How It Began
In the late 80s, a man named Larry Poole was the victim of a fatal drunk driving accident. The drunk driver hit Mr. Poole, but had no recollection of the event. Prior to the accident the driver had been drinking at an El Chico restaurant. It was later determined that the driver had a BAC that was more than two times the legal limit of 0.08% and was “black-out” drunk. The family of Mr. Poole sued the El Chico restaurant claiming that serving the driver to the point of black-out intoxication was an act of negligence. This lawsuit created the foundation for the Dram Shop Act to be created.
Dram Shop 101
In 1987 the Texas legislature passed the Texas Dram Shop Act. The name Dram Shop Act comes from the 18th Century English drinking establishments that would sell gin by the spoonful. These establishments were called drams. The Texas Dram Shop Act was created in response to the El Chico v. Poole lawsuit and helped to provide a more clear understanding of the bar and restaurant’s liability.
The Dram Shop Act states that a bar or restaurant can only be held liable if:
- The bar or restaurant provided at least the last drink
- The bar or restaurant provided the drink to the person who caused the accident
- The person who caused the accident must have already consumed enough alcohol so that any reasonable person would have been able to tell that he or she was intoxicated
While the Dram Shop Act provides clear guidelines, it is up to the attorney to prove the bar or restaurant should be held liable.
1. The bar or restaurant provided at least the last drink
The attorney is responsible for proving that the bar or restaurant provided the person that caused the accident with alcohol. While this may seem like a simple task, but it can become difficult if the person responsible was paying in cash or had other people buy their drinks.
2. The bar or restaurant provided the drink to the person who caused the accident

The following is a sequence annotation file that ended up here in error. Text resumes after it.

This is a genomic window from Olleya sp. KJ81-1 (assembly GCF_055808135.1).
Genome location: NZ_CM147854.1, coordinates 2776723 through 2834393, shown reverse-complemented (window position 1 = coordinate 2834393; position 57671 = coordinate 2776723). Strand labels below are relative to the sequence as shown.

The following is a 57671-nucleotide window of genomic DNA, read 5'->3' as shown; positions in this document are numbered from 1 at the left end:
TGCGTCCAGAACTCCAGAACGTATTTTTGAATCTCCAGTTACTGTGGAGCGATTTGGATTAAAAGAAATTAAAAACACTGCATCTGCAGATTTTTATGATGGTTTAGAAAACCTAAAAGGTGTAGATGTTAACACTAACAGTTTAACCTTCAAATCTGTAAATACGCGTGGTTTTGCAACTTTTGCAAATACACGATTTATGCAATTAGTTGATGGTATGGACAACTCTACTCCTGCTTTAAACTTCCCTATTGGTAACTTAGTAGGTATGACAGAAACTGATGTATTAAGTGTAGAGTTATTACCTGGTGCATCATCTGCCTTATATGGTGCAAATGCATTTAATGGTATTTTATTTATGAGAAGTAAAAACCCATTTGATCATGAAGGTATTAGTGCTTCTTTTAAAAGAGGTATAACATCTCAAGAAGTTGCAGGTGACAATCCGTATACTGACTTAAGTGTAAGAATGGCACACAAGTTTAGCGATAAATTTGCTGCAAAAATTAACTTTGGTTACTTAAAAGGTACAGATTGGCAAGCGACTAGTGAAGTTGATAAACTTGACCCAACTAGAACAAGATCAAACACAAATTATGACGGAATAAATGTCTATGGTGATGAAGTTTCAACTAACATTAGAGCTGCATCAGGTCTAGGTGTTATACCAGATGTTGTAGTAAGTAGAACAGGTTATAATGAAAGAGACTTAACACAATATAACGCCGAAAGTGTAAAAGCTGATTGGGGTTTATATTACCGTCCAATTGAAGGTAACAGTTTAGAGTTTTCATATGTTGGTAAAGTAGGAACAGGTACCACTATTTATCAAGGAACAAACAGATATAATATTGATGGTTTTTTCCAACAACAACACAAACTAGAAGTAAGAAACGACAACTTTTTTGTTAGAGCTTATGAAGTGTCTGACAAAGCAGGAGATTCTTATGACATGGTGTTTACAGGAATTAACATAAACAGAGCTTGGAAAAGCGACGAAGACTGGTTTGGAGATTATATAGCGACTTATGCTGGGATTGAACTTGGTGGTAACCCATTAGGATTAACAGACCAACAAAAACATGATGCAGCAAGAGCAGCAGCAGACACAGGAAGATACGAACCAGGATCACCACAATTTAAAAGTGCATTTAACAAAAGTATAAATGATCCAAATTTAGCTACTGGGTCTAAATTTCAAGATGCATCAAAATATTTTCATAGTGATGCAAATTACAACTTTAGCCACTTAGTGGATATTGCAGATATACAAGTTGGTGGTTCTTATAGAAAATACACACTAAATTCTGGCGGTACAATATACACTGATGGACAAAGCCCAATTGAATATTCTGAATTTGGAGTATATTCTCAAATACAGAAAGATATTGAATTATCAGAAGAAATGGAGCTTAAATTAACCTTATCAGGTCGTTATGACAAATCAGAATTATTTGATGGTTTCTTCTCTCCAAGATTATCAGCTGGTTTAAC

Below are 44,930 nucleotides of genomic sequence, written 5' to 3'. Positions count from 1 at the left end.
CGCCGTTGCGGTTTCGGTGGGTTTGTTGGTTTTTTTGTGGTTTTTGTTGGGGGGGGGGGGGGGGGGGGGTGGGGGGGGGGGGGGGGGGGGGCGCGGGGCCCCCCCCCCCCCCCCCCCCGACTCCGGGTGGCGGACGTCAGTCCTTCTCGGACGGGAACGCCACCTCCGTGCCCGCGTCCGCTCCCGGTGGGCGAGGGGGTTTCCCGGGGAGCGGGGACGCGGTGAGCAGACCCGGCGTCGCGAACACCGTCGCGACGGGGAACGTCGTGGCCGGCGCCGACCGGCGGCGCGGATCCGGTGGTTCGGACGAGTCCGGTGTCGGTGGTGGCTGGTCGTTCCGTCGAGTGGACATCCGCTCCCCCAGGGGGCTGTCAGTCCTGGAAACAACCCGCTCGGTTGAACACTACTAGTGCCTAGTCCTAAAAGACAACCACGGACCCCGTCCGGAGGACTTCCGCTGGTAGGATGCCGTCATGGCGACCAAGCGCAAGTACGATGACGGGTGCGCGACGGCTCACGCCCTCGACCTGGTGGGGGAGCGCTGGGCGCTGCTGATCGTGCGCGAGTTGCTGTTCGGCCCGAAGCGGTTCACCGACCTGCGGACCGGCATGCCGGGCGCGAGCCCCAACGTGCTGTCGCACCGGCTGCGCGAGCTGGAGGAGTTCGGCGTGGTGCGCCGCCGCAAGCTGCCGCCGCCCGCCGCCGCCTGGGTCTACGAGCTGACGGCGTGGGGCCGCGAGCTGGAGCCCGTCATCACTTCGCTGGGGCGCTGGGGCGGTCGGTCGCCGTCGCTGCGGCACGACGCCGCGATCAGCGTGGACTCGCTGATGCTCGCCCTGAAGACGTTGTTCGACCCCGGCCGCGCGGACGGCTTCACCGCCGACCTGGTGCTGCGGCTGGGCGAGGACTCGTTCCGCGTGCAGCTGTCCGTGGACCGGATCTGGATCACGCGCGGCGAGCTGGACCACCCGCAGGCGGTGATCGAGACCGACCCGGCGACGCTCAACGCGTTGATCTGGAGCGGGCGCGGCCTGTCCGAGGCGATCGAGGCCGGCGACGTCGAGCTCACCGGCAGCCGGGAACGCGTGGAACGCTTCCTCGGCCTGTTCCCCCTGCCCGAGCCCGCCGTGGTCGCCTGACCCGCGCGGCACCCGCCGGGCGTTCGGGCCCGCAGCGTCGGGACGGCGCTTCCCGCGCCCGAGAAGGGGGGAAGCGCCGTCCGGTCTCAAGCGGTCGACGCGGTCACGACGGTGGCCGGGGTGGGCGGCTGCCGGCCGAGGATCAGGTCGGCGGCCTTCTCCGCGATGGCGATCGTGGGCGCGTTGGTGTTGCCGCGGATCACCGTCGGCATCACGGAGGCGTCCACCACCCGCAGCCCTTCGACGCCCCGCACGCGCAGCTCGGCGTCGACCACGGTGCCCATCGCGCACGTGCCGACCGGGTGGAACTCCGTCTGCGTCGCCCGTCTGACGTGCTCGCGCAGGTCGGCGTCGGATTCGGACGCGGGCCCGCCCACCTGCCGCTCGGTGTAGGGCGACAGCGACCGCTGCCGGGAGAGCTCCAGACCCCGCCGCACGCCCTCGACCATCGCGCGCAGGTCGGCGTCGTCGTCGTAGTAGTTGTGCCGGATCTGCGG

The attorney is responsible for proving that your damages were the result of the bartenders serving the person who caused your accident. This can be difficult if there were a few hours that passed between the last drink and the accident or if the person that caused the accident visited multiple bars or restaurants.
3. The person who caused the accident must have already consumed enough alcohol so that any reasonable person would have been able to tell that he or she was intoxicated
Obvious intoxication means that it was noticeable that the behavior of the person drinking could lead to danger to themselves or others OR the employees of the bar knew or should have known the amount of alcohol they served the person. This is different from visible intoxication where you can physically see how drunk a person was.
Take action today.
While the Dram Shop Act was created to help hold the restaurants and bars responsible for their actions, it can be difficult to successfully prove they are at fault. When searching for an attorney for a drunk driving case it is important to find one who is familiar with this type of case and has experience gathering the necessary evidence. At Powers Taylor we are proud to put our client’s needs first. Contact the experienced attorneys at Powers Taylor today for a free consultation. All calls are confidential.